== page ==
Claims under the Inheritance Act
When someone has died, it is possible to make a claim against his or her estate under the Inheritance Act. A claim can be made regardless of whether they have left a Will or not,
Only certain people can make a claim using this law and as this is a complex area of law it is advisable that you contact us to seek legal advice as to whether your claim is likely to be successful or not.
Who can make a claim under the Inheritance Act?
Normally only immediate family or those very close to the deceased – such as an unmarried partner, can make a claim.
- A child of the deceased
- The spouse or civil partner of the deceased
- A person treated as a child of the deceased
- A former spouse or civil partner who has not since remarried or formed another civil partnership
- Someone who lived with the deceased for at least 2 years before their death
- Someone who has been financially supported by the deceased up until their death
What grounds are there for making a claim under the Inheritance Act?
It is up to you and your solicitors to show the Court that the provision you have been left (if any) is not sufficient to meet your needs.
There is no set formula about what is ‘reasonable’ and this will be decided on a case by case basis.
The following elements will be taken into account by the Court when deciding the merits of the claim:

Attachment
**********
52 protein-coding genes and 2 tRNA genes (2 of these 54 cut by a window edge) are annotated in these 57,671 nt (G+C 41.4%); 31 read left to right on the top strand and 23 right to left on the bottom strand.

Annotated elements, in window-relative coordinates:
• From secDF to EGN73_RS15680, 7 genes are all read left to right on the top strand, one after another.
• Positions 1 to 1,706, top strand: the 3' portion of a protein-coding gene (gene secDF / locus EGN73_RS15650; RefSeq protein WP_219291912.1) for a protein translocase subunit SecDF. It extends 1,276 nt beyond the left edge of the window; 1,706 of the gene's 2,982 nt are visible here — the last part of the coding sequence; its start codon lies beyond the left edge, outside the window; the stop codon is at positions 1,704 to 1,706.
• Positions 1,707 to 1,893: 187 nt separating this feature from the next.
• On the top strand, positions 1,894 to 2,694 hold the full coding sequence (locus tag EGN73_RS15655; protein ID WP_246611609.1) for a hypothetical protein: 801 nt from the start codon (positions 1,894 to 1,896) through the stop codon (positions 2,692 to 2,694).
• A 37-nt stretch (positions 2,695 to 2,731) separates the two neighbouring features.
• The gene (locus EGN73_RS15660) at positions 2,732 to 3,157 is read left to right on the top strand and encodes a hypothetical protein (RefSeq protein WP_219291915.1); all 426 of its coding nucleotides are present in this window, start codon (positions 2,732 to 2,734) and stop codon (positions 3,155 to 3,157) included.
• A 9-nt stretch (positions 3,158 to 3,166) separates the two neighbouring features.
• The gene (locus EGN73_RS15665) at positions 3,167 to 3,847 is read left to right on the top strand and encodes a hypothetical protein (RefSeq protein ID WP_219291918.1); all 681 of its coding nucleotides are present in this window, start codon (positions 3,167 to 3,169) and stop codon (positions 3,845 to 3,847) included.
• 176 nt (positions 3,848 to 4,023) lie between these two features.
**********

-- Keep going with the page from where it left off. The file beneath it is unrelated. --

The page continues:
- The size and nature of the deceased persons estate
- The financial resources and financial needs which the applicant has or is likely to have in the foreseeable future
- The financial resources and financial needs which any other applicant for an order under the Inheritance Act from the estate of the deceased has or is likely to have in the foreseeable future
- The financial resources and financial needs which any beneficiary of the estate of the deceased has or is likely to have in the foreseeable future
- Any obligations and responsibilities which the deceased had towards any applicant for an order or towards any beneficiary of his estate
- Any physical or mental disability of any applicant or any beneficiary of the estate
- Any other matter, including the conduct of the applicant or any other person, which in the circumstances of the case the court may consider relevant
Please contact us for more information.